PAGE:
Charter High striving to bring Ukrainian teen to Vero


While final exams and summer vacation plans consume most high schoolers right now, a group of Indian River Charter High School students always have the fate of a 16-year-old Ukrainian girl, in hiding with her mother in their Russian-occupied homeland, in their hearts and minds.

The school has raised nearly $20,000 to bring Sophia Hluschenko to Vero Beach to attend classes here in the fall.

The Indian River Charter High School has long prided itself on welcoming an international student population, with roughly 10 percent of Charter’s 700-plus students coming from other countries through various exchange learning programs.

Charter’s Assistant Principal and Artistic Director of Charter’s Visual and Performing Arts Program (VAPA) Michael Naffziger said students from Germany, Spain, Brazil, France, Switzerland, Morocco, China, Japan, Belgium, Russia, Denmark and the Netherlands have studied on campus this school year.

For years, the school has actively sought young people with desire, determination and potential in some facet of the arts, from performing to theatrical costuming, set design and special effects.

“Very few countries have classes in the arts like we do,” Naffziger said. “For example, a lot of the Europeans like our sewing and make-up classes. We’ve had dancers from Finland and Poland. We get a lot of acting students from Germany, and musicians from all over the world.

“Many kids come to our school for one of two reasons: they want an opportunity in the (visual or performing) arts,” for which Charter is well known, and, he grinned, “It’s close to the beach.”

For 28 years, Naffziger has traveled the globe meeting students and families interested in Charter to determine whether the life-changing move would be a good fit for everyone. Often agents specializing in international study experiences connect Naffziger to the students, who, after indicating their interest online, fill out a detailed packet to be considered.

In September, one such packet arrived from Sophia Hluschenko, along with a video explaining her circumstances.

In excellent English, she explained that she and her mother went into hiding when Russian troops occupied their town because Sophia refuses to attend the Russian school, which is now mandatory for her former classmates who have not already fled the area. Determined to continue her studies, she takes classes online in their small living quarters.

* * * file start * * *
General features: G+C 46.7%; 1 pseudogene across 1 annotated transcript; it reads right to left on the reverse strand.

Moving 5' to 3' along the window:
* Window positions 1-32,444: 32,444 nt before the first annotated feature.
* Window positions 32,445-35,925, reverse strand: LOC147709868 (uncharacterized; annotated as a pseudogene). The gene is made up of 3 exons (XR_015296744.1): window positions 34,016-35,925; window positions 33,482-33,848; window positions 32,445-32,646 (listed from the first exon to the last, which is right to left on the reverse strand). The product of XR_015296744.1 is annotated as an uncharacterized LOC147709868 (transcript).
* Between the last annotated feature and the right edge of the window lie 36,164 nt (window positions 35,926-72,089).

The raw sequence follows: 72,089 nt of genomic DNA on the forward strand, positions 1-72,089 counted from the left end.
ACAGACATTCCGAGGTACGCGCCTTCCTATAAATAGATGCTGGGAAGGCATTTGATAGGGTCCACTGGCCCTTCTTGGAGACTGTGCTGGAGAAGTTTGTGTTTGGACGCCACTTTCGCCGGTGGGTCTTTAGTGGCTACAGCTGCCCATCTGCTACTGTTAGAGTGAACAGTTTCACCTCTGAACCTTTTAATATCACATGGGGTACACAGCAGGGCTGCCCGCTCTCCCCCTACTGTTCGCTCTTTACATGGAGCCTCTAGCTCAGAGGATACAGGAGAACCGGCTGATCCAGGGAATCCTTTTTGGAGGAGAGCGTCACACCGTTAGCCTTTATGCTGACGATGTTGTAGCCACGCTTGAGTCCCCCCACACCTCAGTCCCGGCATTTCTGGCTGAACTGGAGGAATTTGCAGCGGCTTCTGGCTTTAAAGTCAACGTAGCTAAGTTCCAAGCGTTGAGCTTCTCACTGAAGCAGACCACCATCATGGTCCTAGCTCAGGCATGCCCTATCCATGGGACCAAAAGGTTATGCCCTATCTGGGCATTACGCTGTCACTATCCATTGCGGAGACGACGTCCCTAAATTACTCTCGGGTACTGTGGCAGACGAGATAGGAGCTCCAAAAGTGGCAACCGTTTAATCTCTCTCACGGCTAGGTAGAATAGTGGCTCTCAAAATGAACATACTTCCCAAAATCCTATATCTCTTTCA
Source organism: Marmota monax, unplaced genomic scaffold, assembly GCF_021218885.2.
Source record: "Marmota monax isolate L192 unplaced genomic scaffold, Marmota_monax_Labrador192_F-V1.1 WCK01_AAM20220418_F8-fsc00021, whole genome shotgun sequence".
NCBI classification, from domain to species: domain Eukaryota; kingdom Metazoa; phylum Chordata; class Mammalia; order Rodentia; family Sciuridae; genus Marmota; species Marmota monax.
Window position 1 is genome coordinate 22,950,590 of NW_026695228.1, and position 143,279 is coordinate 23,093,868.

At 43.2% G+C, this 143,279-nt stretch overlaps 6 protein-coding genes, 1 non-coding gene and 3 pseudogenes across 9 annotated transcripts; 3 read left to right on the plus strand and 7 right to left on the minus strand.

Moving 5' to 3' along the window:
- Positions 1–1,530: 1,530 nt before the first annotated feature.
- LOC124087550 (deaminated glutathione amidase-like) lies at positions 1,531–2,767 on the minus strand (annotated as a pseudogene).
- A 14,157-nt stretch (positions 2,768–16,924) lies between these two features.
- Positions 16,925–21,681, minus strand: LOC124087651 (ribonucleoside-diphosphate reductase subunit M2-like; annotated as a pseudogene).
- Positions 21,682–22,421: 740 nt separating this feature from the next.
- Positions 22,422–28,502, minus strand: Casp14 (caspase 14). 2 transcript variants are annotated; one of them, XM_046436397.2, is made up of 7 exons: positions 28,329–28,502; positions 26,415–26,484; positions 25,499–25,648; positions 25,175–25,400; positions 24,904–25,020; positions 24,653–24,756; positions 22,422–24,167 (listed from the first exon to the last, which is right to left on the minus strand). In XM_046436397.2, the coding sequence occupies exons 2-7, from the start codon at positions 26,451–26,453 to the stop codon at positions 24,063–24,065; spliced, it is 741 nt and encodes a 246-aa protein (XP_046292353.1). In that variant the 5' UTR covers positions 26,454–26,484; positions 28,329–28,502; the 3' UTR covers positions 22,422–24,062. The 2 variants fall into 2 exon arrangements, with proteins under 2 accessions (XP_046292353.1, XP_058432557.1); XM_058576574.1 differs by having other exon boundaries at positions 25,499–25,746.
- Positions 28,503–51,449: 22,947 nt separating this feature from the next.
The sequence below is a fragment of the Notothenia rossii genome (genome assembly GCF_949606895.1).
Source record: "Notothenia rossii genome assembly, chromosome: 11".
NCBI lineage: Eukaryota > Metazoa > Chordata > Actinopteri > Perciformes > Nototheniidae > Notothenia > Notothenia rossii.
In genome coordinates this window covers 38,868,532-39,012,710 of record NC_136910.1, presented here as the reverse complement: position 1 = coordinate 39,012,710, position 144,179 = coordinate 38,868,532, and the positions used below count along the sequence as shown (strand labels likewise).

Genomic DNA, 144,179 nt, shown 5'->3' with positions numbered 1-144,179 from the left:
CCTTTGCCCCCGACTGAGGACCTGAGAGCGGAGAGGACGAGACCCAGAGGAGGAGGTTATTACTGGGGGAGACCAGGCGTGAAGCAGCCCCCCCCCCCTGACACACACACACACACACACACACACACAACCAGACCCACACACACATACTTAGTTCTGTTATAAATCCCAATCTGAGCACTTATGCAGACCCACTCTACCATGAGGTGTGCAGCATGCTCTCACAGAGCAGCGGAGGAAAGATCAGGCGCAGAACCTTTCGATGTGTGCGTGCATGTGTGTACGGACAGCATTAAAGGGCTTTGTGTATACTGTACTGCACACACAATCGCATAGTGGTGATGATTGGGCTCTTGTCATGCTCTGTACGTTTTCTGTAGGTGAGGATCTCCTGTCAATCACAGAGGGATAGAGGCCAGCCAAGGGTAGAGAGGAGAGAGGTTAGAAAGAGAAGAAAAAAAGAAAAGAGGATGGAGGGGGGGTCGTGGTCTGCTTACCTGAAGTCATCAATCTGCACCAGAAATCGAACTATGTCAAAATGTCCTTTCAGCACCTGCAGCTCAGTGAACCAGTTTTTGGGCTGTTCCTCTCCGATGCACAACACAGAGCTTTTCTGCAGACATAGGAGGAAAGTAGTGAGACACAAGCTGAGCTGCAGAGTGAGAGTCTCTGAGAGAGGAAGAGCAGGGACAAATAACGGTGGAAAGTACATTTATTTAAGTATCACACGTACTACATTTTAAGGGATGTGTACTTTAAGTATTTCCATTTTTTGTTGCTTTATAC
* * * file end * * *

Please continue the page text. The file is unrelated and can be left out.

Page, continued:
Describing herself as a “social person,” Hluschenko said she misses her Ukraine friends and the typical life of a teenage girl. The emails she exchanges with Naffziger and other virtual friends are her lifeline as plans move forward.

Naffziger realized Hluschenko was, beyond a doubt, exactly the kind of student who’d fit in perfectly at Charter, and he decided to share her application video with the VAPA students. As they watched Sophia on the classroom’s movie screen, “You could have heard a pin drop.”

Naffziger said. “They were really moved, and, as they were leaving, kids kept coming up to me and handing me whatever money they had in their pockets. They wanted to help in any way they could. One student gave his entire week’s paycheck and, when I protested, he insisted.”

Now, although 5,697 miles and a 12-hour flight separate them, the entire school is rooting for Sophia.

“We are on a mission to change Sophia’s life,” Naffziger said. The funds raised will go toward travel, insurance, school supplies, personal needs, fees, etc. A barrier island family has graciously committed to welcoming Hluschenko into their home at no cost.

“We are in search of additional community members and businesses who would like to partner with us to get Sophia to Charter,” he said, as he works with overseas contacts to plan the teen’s escape.

In the next installment: As Naffziger works on the logistics of getting Sophia safely out of Ukraine and on her way to Vero Beach, Sophia finds a friend at Charter who shares a similar life story.

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